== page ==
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the conscious choice: Tempeh – A Nutrition Powerhouse

By on April 29, 2020 0 254 Views

Tempeh is an indigenous fermented soya bean product that predates to (last I checked) the 17th century. A variety of fermented foods exist today like, pickles, krauts, cheese, apple cider, and soya beans that are prevalent among many cultures and have different forms of fermentation.

In India, many indigenous cultures also ferment soya beans. For instance, the Naga Tribes of Nagaland call it “Akhuni”- fermented and smoked soya beans. The Khasi and Jantia Tribes of Meghalaya make fermented soya beans to create a dish known as “Tungrymbai”.

Koreans have their own fermented soya bean paste called “Doenjang”, which is a by-product of soy sauce. I have tasted and enjoyed all of these distinct and flavourful fermented beans as condiments, main dished, as well as in soups and stews. But my favourite of all is Tempeh- a proud product of Indonesia where soya beans are fermented to create Tempeh or as they call it “Tempe” which is rich in nutrients and active
substances.

I tried tempeh for the first time at Angelica’s Kitchen in New York city about 20 years ago and I was hooked! The “wee dragon bowl” at this vegan institution was my favourite meal, and comprised of grilled tempeh cubes, dark green leafy kale, root vegetables, sea vegetables, brown rice and a delicious parsley tahini dressing. The tempeh was nutty in texture with a distinctive flavour that appealed to my senses instinctly.

I recently visited a friend in Jakarta and with her help got to explore and taste tempeh in many Indonesian restaurants and markets. A national speciality, tempeh is served in stir-fries, curries, sides, or as chips and was delightful in taste and flavour. This visit inspired me to start fermenting my own homemade tempeh and producing it for the community. What I realized was that tempeh can also be made from any pulse like moong beans for example, or by combining 3 different grains as well.

Traditional tempeh is made by using cooked and dehulled soya beans. Like sourdough, it requires a starter culture that is added to the beans. It is then packed in perforated bags and incubated at 30-31 degrees Celsius for about 24-48 hours until the beans are bound together by the mycelium. The tempeh is then ready to cook. The Tempeh has a nutty like flavour and chewy texture which has made it a popular and versatile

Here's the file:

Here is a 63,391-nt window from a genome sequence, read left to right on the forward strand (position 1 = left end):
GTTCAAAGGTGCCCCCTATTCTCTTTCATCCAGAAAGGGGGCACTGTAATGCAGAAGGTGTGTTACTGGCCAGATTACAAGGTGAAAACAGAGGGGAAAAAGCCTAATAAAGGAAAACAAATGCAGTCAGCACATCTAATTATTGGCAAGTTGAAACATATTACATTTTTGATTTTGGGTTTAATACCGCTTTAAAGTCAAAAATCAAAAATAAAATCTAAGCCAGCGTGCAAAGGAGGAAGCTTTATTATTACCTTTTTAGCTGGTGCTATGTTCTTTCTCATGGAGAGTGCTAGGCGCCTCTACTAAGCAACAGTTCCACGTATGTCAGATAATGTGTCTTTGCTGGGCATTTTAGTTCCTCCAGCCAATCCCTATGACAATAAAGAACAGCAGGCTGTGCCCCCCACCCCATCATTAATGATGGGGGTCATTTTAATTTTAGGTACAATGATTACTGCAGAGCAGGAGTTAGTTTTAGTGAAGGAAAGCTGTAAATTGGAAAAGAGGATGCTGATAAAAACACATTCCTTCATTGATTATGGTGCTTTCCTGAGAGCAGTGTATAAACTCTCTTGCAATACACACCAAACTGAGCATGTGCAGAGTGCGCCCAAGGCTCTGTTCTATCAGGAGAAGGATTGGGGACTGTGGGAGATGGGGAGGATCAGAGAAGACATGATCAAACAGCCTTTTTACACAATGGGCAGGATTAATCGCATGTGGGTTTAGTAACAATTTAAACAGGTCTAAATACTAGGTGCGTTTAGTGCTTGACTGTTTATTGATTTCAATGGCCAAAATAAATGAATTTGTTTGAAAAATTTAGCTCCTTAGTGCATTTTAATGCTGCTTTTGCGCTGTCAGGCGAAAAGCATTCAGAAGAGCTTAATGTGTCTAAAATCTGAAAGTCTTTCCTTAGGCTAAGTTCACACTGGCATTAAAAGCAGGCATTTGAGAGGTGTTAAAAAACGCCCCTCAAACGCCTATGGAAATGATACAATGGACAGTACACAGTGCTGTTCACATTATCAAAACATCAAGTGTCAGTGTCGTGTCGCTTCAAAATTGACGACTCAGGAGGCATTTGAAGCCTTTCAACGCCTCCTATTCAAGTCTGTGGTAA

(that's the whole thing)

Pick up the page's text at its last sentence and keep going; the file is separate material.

product.

Since I now follow a 90% vegan diet, tempeh with its nutrition power is a great addition to my meals. I find it highly versatile and have made various dishes and curries. The important factor is that it is not a very expensive product and provides one with so much health value that I recommend this as a must have in all homes especially for those following a vegan or vegetarian food lifestyle.

Tempeh, not only improves gut health but also provides enhanced nutrition that comes from the fermentation process. It is a complete source of protein, fatty acids, B12 vitamins and is cholesterolfree.  It increases levels of calcium and potassium, is low in saturated fat, and has only 5% of carbs per serving. It is high in soluble fibre, a good source of folic acid and high in isoflavones. What is even more interesting is that it not only improves digestion but makes the nutrients easier to assimilate.

My favourite cooking style for tempeh is steaming the block for 5 mins, cutting into cubes and stir frying them with some coriander, turmeric and garlic ginger paste. But recently the moong bean tempeh kebabs was a hit among my friends and family.

Moong bean tempeh kebabs

Ingredients

  • 1 block organic moong bean tempeh (thawed)
  • 1 clove garlic – grated
  • 1 shallot
  • 1 green or red chilli chopped fine
  • 2 tbs fresh coriander, mint, or kafir lime leaves
  • 1 tsp- coriander powder
  • 1/2 tsp turmeric powder
  • Himalayan pink salt (to taste)
  • Black pepper (to taste)
  • Organic sunflower frying oil or virgin coconut oil

Preparation

  • Crumble the Tempeh in a mixing bowl
  • Hand grind garlic, chilli, shallot and fresh herbs until coarse ground (no blending)
  • Mix the ground spices into the Tempeh
  • Add coriander powder, turmeric, salt and pepper
  • Form oval-shaped kebabs and place on a tray
  • Shallow fry each side carefully in a pan until golden brown on each side
  • (Alternately you may choose to bake after lining the tray with oil and sprinkling the kebabs and bake on 220 degrees for 15-20 mins)
  • Serve warm as a starter or canapé
By Punam Chopra
www.spiceboxorganics.com
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